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The Top Ride On Trains On The Market – Family Hype

The train has been a staple child’s toy for many years. When you think of a toy train, you tend to think about a small train set where the train goes about its journey, be it hand or battery powered. These trains are very small, usually too small for even your pet to catch a ride on.

Source: flickr.com

However, another type of train that kids, especially toddlers and younger children love is the ride-on train. With these, your little boy or girl can be the conductor as they take themselves on a one way ticket to fun. There are plenty of ride-on trains in the market. Which ones are the best? Let’s find out.

What To Look For In A Ride On Train

Tracks Or No Tracks?

There are some ride on trains that have their own tracks. These tracks can be built and your child can ride on them. Some trains don’t have tracks, and are just train-shaped carts they can ride on. Who needs tracks? Some kids will like the creativity that comes with building and riding on tracks, while others may like a train where they can ride everywhere that has a solid surface.  Some trains have the option for both. This may be good for a growing child. At first, a set track would be the safest, and as they grow, they can drive around outside the tracks.

Battery or No Battery?

Some trains are battery operated. They move on their own, with gear and braking systems. Then there are those that are powered by pushing or feet. Obviously, the battery powered means that it will be more expensive and can break down more, but it can be more fun. Of course, your budget matters at the end of the day.

Source: maxpixel.net

Design

Does your kid want a train shaped like their favorite character, like Thomas the Tank Engine, or do they want a more realistic train? This can determine which train you buy. Some trains are cheaper and made from plastic, while others will have a steel look that you will love too.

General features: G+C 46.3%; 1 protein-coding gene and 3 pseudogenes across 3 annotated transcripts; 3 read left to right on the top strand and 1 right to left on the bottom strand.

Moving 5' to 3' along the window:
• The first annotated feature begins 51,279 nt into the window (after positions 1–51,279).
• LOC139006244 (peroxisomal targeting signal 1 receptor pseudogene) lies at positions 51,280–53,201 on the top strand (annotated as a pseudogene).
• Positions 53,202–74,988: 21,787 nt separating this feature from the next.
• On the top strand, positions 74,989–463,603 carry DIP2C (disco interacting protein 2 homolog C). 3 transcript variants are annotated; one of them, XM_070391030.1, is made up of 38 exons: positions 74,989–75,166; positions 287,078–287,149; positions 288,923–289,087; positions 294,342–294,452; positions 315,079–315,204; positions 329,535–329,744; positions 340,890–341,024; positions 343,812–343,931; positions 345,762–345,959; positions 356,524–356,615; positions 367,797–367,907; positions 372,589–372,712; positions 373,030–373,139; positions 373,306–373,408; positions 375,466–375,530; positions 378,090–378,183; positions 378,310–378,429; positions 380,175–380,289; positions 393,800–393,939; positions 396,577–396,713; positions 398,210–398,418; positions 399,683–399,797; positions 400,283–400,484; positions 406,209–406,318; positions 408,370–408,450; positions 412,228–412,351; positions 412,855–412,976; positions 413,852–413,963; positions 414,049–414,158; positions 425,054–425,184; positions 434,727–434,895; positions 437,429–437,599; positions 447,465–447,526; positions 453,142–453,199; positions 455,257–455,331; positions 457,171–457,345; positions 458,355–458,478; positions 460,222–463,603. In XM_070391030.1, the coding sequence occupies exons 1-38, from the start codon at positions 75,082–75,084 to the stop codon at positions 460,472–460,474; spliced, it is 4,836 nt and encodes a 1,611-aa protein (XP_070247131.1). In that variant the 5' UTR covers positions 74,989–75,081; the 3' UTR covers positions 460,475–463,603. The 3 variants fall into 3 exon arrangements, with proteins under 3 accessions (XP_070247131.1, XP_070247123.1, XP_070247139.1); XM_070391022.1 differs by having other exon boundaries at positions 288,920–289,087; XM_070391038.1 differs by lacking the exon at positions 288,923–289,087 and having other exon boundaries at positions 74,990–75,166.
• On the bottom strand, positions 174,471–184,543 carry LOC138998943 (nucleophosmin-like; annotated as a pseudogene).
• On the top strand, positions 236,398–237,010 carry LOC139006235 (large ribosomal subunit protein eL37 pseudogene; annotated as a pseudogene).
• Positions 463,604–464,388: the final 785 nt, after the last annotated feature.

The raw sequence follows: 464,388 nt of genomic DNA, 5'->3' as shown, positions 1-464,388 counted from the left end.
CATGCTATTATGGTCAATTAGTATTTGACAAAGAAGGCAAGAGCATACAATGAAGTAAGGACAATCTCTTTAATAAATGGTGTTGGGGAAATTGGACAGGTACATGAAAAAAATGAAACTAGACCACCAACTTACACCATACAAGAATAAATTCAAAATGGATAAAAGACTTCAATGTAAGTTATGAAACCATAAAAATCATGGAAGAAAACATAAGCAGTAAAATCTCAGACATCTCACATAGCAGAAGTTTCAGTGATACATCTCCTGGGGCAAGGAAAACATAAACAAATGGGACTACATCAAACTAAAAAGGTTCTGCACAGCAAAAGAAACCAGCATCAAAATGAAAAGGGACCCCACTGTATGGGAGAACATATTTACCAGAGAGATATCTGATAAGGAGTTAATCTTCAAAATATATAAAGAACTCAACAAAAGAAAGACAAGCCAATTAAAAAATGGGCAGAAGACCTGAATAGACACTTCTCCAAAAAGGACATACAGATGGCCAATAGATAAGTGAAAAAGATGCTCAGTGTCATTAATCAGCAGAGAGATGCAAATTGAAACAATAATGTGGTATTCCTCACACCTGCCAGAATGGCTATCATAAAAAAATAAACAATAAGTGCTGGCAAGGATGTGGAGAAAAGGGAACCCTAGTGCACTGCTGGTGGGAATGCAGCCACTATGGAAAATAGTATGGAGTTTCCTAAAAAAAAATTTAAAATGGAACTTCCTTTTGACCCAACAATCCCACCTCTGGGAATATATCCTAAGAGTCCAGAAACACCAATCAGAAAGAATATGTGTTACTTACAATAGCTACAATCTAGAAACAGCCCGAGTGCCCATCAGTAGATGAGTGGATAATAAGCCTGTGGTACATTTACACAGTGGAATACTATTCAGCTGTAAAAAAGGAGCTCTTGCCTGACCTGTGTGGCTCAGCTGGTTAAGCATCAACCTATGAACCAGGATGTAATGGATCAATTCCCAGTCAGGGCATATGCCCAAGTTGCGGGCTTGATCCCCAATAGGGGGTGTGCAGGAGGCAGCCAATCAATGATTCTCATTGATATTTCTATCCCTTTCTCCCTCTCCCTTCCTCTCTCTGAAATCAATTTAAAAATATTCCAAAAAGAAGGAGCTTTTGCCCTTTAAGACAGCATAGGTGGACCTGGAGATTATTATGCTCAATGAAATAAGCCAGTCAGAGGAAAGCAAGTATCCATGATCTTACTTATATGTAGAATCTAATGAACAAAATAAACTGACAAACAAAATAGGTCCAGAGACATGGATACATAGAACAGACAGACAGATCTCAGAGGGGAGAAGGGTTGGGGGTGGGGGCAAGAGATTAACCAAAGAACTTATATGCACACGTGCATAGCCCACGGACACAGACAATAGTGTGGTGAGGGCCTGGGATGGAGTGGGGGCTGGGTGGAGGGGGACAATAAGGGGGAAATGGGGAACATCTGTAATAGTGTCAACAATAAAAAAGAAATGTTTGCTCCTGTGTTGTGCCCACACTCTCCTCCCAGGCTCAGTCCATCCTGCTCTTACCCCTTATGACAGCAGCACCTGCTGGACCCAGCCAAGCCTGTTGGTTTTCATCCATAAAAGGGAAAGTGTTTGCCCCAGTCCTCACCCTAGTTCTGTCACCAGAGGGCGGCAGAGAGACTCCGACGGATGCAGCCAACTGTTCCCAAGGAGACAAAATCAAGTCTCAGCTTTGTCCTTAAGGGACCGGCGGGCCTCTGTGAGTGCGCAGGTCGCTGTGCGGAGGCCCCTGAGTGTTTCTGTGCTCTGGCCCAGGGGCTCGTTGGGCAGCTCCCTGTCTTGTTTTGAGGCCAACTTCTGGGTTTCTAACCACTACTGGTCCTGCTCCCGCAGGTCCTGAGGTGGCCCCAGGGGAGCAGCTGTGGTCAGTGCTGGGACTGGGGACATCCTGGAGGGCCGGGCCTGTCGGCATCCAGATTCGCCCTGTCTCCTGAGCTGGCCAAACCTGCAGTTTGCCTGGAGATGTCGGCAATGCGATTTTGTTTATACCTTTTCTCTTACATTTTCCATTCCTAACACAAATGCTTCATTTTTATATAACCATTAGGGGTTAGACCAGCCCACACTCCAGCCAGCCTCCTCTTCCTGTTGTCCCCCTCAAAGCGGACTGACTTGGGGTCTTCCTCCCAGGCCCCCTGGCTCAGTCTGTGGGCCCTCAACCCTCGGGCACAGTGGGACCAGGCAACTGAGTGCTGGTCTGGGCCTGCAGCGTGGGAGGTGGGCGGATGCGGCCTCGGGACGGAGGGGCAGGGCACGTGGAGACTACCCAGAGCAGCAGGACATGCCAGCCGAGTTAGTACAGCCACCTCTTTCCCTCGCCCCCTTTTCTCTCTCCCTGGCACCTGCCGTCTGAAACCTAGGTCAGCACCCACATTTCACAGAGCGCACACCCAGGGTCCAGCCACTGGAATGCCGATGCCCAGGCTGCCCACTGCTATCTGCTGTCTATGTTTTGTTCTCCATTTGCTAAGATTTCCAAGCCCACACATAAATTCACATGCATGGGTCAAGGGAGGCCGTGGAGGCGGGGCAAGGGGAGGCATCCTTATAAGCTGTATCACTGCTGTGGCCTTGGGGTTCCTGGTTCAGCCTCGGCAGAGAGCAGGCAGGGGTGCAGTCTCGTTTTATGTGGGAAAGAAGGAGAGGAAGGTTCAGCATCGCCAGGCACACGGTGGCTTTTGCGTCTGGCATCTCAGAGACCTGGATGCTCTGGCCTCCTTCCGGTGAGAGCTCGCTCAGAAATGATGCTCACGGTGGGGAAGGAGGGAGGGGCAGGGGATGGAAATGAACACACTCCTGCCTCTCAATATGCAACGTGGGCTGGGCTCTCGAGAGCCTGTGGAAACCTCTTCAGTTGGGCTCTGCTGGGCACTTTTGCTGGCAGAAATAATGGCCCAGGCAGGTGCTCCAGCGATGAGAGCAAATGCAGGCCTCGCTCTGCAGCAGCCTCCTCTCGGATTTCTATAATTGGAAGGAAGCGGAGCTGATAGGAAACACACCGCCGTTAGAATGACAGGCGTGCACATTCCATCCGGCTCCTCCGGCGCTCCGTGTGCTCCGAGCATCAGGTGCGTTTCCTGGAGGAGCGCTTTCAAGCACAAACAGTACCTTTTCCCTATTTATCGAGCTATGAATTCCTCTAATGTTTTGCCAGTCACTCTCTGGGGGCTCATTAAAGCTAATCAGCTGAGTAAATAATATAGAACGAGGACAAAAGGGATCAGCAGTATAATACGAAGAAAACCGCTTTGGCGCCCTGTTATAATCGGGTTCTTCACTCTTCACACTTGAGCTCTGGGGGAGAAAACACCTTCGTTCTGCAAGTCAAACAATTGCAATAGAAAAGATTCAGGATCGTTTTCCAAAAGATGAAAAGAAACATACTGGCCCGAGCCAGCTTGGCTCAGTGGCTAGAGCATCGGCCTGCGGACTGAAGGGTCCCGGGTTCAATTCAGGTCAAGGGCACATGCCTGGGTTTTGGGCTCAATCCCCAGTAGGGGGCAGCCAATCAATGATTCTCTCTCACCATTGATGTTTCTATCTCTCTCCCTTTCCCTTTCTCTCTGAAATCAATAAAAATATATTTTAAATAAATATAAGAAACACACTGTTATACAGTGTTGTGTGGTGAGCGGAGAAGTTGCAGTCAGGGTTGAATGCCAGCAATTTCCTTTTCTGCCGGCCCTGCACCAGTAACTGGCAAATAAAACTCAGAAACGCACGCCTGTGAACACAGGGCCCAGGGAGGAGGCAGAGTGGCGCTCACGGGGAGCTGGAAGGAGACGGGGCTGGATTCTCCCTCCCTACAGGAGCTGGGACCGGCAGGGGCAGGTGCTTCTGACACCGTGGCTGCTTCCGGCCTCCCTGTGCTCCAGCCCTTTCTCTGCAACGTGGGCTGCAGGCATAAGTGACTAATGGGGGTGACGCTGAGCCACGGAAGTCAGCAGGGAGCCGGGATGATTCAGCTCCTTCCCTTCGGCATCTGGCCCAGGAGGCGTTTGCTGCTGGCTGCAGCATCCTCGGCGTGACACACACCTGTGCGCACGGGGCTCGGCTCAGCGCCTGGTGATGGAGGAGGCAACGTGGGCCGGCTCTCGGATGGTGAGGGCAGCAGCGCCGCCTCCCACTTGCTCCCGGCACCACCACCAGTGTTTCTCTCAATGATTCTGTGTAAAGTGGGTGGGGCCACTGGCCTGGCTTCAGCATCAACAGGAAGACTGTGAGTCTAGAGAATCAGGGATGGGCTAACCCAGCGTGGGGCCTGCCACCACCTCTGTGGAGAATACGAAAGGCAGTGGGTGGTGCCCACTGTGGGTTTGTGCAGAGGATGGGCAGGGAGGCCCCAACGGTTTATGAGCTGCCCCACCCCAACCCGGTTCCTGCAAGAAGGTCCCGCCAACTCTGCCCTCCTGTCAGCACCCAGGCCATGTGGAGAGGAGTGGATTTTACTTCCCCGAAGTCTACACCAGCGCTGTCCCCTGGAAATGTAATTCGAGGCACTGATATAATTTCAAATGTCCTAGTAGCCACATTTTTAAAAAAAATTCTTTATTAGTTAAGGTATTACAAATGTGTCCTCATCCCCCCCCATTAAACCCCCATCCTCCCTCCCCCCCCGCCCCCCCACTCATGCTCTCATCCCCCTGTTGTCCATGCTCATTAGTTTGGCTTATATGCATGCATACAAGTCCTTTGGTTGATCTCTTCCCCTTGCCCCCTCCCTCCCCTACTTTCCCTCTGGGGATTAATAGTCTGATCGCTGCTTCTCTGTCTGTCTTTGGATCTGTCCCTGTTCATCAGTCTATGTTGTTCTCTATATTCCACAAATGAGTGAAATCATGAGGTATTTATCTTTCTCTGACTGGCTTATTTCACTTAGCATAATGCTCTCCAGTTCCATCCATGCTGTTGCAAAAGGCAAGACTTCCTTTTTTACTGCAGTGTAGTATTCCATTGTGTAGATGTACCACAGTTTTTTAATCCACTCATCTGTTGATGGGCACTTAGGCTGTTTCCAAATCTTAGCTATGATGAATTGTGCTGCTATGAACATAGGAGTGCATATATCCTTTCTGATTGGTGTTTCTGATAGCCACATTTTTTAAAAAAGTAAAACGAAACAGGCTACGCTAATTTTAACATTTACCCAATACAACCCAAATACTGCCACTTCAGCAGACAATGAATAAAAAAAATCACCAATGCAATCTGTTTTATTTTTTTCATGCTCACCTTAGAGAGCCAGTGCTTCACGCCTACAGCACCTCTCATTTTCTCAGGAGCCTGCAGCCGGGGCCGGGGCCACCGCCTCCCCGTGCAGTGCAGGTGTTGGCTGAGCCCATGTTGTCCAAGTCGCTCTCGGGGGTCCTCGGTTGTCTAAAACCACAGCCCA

Now, let’s look at some trains.

National 6V Talking

This is a train that can do a lot. It has a 19-foot track and can go up to a mile an hour. It’s not exactly a train that can take you across the country, but for a young child with an imagination, it might as well be. It makes noises too, just like a real train. Your child can shift it forwards or reverse, it has a braking system that activates automatically, and it’s an all-around decent buy. With that said, it does have some durability issues, so if your kid is a roughhouser, you may want to look elsewhere.

Step2 Up & Down Coaster

Step2 is always a good name when it comes to toys for tots. This coaster has the face of Thomas the Tank Engine. Thomas is a character who is beloved by generations of children. Odds are, you may have liked him when you were a kid.

It has a little ramp your kid can use, but it’s not as complex as the other ones. It’s great for young children, as its nonslip steps, handrails, and other safety features ensure a safe and fun ride, but it lacks features that older kids may want.

Source: flickr.com (Rizu14)

Kiddieland Minnie

Minnie Mouse is a great character for your little girl (or boy.) This is a plastic train that has its own track. It has music and sounds you may recognize and its caboose can fit the rest of the toy, making it great for travel. With that said, the toy is very slow, so it’s another one that’s great for little toddlers, but bigger kids may want more.

Morgan Cycle Santa Fe

This is a great steel train that is built for durability. It has a padded seat that’s comfortable, safe, and can be detached to clean. That’s always a plus, isn’t it? It’s non-electric, colorful, and quite fun to steer. It’s great if you want a toddler-powered train that can last, though some kids may want an electric one.

Source: flickr.com (Jason Mrachina)

Rollplay Steam

This is a quite advanced ride-on train. It makes real steam, allowing your kid to think they are really riding on a train. It’s battery powered and rechargeable and a full battery can have two hours of adventuring. Overall, it’s a great train with many uses, and we recommend trying it out. Oh yeah, and it has working headlights, so you may see your kid on it when you think they’re sleeping! All aboard.

Power Wheels Thomas & Friends

Again, who doesn’t love Thomas? This toy will make your child think they are really riding everyone’s favorite blue train. This toy can move forward, steer around, and stop. It comes with a track, and it can go outside its track as well, which is always a plus. It makes real sounds from the show as well, which is always a plus. You can easily assemble it too.

Source: airforcemedicine.af.mil

VTech Sit-to-Stand

This battery powered train not only is fun to ride on, but it can teach your kid about the ABCs. Oh yeah, and it has a piano your kid can play with as well. It has its own learning center to teach your toddler about all the basics. For a toddler, learning has never been more fun, and we know your little one is going to love what he sees. If you want to get your child to learn their alphabet, shapes, numbers, and more, then you should take them aboard the learning train.

Source: flickr.com (Penguino20)